PORTLAND, Ore. — U.S. officers will remain in Portland until attacks on a federal courthouse cease, a top official said Monday after another night of violence. And more officers may soon be on the way.
“It is not a solution to tell federal officers to leave when there continues to be attacks on federal property and personnel,” U.S. Attorney Billy Williams said. “We are not leaving the building unprotected to be destroyed by people intent on doing so.”
Portland Mayor Ted Wheeler and City Commissioner Jo Ann Hardesty called for a meeting with Acting Homeland Security Secretary Chad Wolf to discuss a cease-fire and removal of heightened federal forces from Portland.
The city has had nightly protests for two months since the killing of George Floyd in Minneapolis in May.
Early Monday, U.S. agents repeatedly fired tear gas, flash bangs and pepper balls at protesters outside the federal courthouse in downtown Portland. Some protesters had climbed over the fence surrounding the courthouse, while others shot fireworks, banged on the fence and projected lights on the building.
Trump said on Twitter that federal properties in Portland “wouldn’t last a day” without the presence of the federal agents.
The daily demonstrations have included pelting officers with objects and trying to tear down fencing protecting the Mark O. Hatfield United States Courthouse.
Williams, whose office is inside the courthouse, called on peaceful protesters, community and business leaders and people of faith to not allow violence to occur in their presence and to leave downtown before violence starts. He said federal agents have made 83 arrests.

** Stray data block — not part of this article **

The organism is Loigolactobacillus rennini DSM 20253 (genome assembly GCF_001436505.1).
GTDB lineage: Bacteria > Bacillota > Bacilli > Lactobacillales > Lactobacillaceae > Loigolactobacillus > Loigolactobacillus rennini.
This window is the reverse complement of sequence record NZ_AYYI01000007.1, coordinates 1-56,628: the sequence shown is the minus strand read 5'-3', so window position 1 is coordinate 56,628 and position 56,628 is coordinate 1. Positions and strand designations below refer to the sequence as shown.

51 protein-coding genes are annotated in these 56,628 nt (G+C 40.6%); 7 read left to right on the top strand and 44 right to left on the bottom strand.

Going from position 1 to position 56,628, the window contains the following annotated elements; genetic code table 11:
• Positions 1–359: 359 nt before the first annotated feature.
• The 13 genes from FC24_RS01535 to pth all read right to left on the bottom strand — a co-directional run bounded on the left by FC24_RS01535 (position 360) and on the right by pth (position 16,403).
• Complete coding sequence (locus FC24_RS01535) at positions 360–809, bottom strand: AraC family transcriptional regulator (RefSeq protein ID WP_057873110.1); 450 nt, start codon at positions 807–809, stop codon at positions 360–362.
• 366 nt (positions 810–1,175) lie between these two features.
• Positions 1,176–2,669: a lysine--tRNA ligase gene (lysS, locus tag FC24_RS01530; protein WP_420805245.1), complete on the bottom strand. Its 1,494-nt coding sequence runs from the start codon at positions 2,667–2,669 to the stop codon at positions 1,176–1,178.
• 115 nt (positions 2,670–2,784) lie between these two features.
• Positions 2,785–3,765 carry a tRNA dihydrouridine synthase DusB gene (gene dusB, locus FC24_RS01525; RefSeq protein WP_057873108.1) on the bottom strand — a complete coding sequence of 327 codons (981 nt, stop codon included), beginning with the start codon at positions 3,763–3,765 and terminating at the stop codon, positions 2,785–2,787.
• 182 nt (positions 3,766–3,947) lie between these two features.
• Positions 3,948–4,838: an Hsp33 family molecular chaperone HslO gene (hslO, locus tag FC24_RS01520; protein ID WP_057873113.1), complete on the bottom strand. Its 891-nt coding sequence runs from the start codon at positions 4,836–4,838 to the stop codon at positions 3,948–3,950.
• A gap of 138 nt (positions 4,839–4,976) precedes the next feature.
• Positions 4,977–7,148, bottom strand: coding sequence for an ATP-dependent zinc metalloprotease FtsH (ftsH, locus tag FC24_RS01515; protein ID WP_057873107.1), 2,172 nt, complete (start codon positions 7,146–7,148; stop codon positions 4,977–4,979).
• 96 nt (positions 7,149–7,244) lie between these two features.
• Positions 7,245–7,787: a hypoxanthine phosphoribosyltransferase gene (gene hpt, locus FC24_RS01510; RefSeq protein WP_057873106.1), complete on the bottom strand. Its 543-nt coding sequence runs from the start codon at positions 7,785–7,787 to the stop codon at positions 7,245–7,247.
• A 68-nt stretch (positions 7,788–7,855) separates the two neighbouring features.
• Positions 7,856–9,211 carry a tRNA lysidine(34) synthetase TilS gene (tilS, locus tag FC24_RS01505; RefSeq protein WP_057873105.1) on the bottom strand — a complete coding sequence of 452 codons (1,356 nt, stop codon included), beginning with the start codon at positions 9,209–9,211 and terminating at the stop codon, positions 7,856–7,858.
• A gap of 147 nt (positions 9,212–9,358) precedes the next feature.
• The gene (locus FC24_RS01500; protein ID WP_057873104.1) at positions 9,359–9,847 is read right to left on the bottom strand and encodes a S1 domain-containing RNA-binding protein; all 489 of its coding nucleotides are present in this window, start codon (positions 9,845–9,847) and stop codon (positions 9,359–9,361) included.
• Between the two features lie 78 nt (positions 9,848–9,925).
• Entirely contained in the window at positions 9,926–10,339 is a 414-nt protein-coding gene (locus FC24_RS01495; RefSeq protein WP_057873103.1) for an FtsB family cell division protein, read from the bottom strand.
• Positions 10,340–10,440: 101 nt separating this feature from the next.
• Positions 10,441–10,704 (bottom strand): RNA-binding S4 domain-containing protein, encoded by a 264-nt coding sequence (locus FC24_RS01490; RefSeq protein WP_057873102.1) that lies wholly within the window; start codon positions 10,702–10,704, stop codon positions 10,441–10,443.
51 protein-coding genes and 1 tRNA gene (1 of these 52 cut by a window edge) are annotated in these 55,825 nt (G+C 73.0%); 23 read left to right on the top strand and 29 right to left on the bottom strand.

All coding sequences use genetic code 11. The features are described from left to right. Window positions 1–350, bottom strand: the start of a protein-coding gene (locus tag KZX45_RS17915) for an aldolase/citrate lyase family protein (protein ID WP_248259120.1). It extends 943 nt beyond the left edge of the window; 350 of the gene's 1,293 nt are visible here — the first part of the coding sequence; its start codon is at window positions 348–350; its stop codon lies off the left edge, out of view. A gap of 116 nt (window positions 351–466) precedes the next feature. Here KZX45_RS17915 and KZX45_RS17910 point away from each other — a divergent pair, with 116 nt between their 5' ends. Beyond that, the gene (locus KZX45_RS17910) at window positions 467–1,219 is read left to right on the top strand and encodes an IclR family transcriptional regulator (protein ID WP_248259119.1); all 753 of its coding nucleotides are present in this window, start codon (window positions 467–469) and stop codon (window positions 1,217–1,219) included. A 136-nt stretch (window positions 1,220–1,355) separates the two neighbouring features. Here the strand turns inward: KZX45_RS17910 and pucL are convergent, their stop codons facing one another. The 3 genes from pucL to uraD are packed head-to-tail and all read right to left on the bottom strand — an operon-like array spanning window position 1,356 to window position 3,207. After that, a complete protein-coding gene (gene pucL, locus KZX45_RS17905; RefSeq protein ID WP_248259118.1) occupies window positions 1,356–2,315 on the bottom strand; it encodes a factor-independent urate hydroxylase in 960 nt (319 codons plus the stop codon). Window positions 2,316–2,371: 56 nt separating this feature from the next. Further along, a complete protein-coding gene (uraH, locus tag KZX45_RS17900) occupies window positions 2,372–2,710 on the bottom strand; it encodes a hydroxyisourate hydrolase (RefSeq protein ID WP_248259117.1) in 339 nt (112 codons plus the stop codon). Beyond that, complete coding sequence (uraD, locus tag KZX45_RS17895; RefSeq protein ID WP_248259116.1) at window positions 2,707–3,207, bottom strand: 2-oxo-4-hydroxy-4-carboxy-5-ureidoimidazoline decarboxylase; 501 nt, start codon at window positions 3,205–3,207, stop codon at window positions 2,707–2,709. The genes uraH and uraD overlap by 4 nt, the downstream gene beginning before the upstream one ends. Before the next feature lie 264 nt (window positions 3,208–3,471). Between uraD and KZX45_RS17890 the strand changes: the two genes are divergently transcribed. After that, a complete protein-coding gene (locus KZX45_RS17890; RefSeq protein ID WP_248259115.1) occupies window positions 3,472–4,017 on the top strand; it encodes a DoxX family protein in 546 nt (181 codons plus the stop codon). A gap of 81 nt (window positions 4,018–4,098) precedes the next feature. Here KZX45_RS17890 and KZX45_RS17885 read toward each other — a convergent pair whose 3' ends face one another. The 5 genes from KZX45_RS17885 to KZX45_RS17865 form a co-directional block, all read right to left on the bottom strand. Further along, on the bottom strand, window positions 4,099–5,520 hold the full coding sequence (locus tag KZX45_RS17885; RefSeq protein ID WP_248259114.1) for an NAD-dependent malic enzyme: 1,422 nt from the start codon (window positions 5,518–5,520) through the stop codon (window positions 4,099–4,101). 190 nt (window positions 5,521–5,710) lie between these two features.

Demonstrations in other cities around the U.S. were marred by violence over the weekend. Protesters set fire to an Oakland, California, courthouse; vehicles were set ablaze in Richmond, Virginia; an armed protester was shot and killed in Austin, Texas; and two people were shot and wounded in Aurora, Colorado, after a car drove through a protest.
Kris Cline, principal deputy director of Federal Protective Service, said an incident commander in Portland and teams from the Department of Homeland Security and Department of Justice discuss what force is needed every night.
Cline refused to discuss the number of officers currently present or if more would be arriving.
Cline said Portland police should take over the job of dispersing protesters from the courthouse area from the federal officers.
“If the Portland Police Bureau were able to do what they typically do, they would be able to clear this out for this disturbance and we would leave our officers inside the building and not be visible,” Cline said.
He said relations between the federal officers, some of whom live in Portland, and city police were good.
Portland police responded Sunday evening to a shooting at a park close to the site of the protests. Two people were detained and later released, police said. The person who was shot went to the hospital in a private vehicle and was treated for a non-life-threatening wound.
Also late Sunday, police said someone pointed out a bag in the same park, where officers found loaded rifle magazines and Molotov cocktails. The shooting was not related to the items, police said.
Two blocks away, the several dozen federal law enforcement agents guarding the Mark O. Hatfield Federal Courthouse could hear the crowd of protesters — about 4,000 people at its peak.
“It’s scary. You open those doors out, when the crowd is shaking the fence, and … on the other side of that fence are people that want to kill you because of the job we chose to do and what we represent,” said a deputy U.S. Marshal who has been protecting the courthouse for weeks. He requested anonymity because protesters identified him previously and posted personal information about him online.
“I am worried for my life every time I walk outside of the building,” he said.